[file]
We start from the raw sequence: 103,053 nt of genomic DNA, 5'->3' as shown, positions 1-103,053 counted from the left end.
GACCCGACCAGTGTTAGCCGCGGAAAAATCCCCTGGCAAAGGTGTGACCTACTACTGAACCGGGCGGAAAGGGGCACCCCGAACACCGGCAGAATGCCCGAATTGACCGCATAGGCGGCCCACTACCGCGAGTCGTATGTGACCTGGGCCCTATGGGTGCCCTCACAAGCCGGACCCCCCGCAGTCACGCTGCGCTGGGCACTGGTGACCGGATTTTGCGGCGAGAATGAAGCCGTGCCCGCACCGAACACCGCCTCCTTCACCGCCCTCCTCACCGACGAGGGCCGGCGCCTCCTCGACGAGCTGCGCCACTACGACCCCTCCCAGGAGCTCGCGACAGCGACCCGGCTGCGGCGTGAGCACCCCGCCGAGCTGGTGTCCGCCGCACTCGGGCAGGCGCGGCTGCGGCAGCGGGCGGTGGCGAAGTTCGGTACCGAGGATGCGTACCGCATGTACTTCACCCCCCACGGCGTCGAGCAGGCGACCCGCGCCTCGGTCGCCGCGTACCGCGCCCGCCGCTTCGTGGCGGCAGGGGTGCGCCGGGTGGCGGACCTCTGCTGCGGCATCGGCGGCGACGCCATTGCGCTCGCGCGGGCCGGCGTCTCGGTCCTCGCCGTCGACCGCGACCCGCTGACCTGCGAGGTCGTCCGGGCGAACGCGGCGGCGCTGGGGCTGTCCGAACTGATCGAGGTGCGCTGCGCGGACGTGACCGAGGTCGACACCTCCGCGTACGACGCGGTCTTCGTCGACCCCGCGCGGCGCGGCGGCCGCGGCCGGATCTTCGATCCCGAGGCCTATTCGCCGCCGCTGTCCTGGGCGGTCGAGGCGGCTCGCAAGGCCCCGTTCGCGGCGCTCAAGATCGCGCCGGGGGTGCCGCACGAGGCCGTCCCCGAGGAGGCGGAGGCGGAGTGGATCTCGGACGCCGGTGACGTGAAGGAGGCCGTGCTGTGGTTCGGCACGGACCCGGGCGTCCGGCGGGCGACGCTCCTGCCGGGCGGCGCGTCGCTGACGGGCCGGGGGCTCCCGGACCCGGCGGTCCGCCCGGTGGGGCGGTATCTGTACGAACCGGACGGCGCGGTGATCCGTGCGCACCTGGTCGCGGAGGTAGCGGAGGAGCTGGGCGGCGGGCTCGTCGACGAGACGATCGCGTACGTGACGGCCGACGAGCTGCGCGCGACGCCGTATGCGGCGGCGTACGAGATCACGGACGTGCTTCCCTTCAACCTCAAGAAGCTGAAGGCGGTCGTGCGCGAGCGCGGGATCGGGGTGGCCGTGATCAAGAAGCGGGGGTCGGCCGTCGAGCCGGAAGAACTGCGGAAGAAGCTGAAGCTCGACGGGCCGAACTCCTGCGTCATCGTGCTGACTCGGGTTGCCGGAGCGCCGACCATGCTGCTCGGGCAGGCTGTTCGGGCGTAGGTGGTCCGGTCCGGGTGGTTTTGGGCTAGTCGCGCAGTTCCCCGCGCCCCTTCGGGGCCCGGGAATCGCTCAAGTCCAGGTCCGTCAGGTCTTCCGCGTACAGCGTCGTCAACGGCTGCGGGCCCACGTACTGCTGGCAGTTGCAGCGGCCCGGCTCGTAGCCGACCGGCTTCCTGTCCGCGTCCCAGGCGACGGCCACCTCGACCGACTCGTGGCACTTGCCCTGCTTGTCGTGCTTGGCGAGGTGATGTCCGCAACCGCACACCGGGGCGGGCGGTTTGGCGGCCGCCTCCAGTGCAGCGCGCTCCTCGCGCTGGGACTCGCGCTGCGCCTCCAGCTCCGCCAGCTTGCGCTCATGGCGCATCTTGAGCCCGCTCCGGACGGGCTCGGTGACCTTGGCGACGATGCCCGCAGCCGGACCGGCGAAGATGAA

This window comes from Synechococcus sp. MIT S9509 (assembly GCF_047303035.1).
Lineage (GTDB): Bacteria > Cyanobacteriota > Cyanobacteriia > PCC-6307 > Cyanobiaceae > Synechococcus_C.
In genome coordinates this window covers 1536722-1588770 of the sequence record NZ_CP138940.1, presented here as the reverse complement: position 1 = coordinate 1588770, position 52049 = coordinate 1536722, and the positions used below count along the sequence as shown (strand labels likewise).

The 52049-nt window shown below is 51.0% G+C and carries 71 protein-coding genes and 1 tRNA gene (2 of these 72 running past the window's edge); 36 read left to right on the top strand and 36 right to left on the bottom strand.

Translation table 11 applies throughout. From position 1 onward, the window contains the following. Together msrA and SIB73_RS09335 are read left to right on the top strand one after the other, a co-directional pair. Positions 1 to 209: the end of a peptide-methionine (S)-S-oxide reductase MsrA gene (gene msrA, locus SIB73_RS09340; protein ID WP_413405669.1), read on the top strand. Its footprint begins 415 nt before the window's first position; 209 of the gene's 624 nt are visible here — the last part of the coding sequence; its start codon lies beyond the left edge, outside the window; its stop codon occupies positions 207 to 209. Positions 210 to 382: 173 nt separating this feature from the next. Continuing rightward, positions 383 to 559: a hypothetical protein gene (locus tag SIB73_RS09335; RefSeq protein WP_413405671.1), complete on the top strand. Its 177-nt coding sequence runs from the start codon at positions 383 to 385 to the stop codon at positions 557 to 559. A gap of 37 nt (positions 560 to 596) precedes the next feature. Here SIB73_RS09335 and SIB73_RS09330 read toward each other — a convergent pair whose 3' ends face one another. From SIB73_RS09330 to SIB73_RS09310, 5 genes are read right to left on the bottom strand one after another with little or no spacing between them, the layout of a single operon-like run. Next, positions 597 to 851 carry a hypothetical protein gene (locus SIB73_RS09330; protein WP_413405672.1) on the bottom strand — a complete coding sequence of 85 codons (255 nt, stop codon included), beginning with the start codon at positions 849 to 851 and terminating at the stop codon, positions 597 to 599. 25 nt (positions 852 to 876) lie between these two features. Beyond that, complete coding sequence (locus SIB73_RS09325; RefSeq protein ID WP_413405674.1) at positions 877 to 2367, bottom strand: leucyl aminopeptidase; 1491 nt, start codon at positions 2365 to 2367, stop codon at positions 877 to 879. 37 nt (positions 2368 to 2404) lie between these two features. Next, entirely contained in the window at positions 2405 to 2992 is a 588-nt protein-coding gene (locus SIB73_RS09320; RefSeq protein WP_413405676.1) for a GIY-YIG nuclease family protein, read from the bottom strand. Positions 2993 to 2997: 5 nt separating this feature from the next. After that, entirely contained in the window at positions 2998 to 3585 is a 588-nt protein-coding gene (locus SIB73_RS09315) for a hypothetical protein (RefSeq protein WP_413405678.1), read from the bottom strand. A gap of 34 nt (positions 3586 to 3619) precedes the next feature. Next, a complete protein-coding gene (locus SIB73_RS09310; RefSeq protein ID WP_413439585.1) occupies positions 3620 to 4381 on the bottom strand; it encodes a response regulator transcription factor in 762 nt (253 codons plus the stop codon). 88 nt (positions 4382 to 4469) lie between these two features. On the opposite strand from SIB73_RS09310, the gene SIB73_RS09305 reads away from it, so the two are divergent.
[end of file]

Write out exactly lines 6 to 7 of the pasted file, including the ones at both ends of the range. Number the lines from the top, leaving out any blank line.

The 52049-nt window shown below is 51.0% G+C and carries 71 protein-coding genes and 1 tRNA gene (2 of these 72 running past the window's edge); 36 read left to right on the top strand and 36 right to left on the bottom strand.

Translation table 11 applies throughout. From position 1 onward, the window contains the following. Together msrA and SIB73_RS09335 are read left to right on the top strand one after the other, a co-directional pair. Positions 1 to 209: the end of a peptide-methionine (S)-S-oxide reductase MsrA gene (gene msrA, locus SIB73_RS09340; protein ID WP_413405669.1), read on the top strand. Its footprint begins 415 nt before the window's first position; 209 of the gene's 624 nt are visible here — the last part of the coding sequence; its start codon lies beyond the left edge, outside the window; its stop codon occupies positions 207 to 209. Positions 210 to 382: 173 nt separating this feature from the next. Continuing rightward, positions 383 to 559: a hypothetical protein gene (locus tag SIB73_RS09335; RefSeq protein WP_413405671.1), complete on the top strand. Its 177-nt coding sequence runs from the start codon at positions 383 to 385 to the stop codon at positions 557 to 559. A gap of 37 nt (positions 560 to 596) precedes the next feature. Here SIB73_RS09335 and SIB73_RS09330 read toward each other — a convergent pair whose 3' ends face one another. From SIB73_RS09330 to SIB73_RS09310, 5 genes are read right to left on the bottom strand one after another with little or no spacing between them, the layout of a single operon-like run. Next, positions 597 to 851 carry a hypothetical protein gene (locus SIB73_RS09330; protein WP_413405672.1) on the bottom strand — a complete coding sequence of 85 codons (255 nt, stop codon included), beginning with the start codon at positions 849 to 851 and terminating at the stop codon, positions 597 to 599. 25 nt (positions 852 to 876) lie between these two features. Beyond that, complete coding sequence (locus SIB73_RS09325; RefSeq protein ID WP_413405674.1) at positions 877 to 2367, bottom strand: leucyl aminopeptidase; 1491 nt, start codon at positions 2365 to 2367, stop codon at positions 877 to 879. 37 nt (positions 2368 to 2404) lie between these two features. Next, entirely contained in the window at positions 2405 to 2992 is a 588-nt protein-coding gene (locus SIB73_RS09320; RefSeq protein WP_413405676.1) for a GIY-YIG nuclease family protein, read from the bottom strand. Positions 2993 to 2997: 5 nt separating this feature from the next. After that, entirely contained in the window at positions 2998 to 3585 is a 588-nt protein-coding gene (locus SIB73_RS09315) for a hypothetical protein (RefSeq protein WP_413405678.1), read from the bottom strand. A gap of 34 nt (positions 3586 to 3619) precedes the next feature. Next, a complete protein-coding gene (locus SIB73_RS09310; RefSeq protein ID WP_413439585.1) occupies positions 3620 to 4381 on the bottom strand; it encodes a response regulator transcription factor in 762 nt (253 codons plus the stop codon). 88 nt (positions 4382 to 4469) lie between these two features. On the opposite strand from SIB73_RS09310, the gene SIB73_RS09305 reads away from it, so the two are divergent.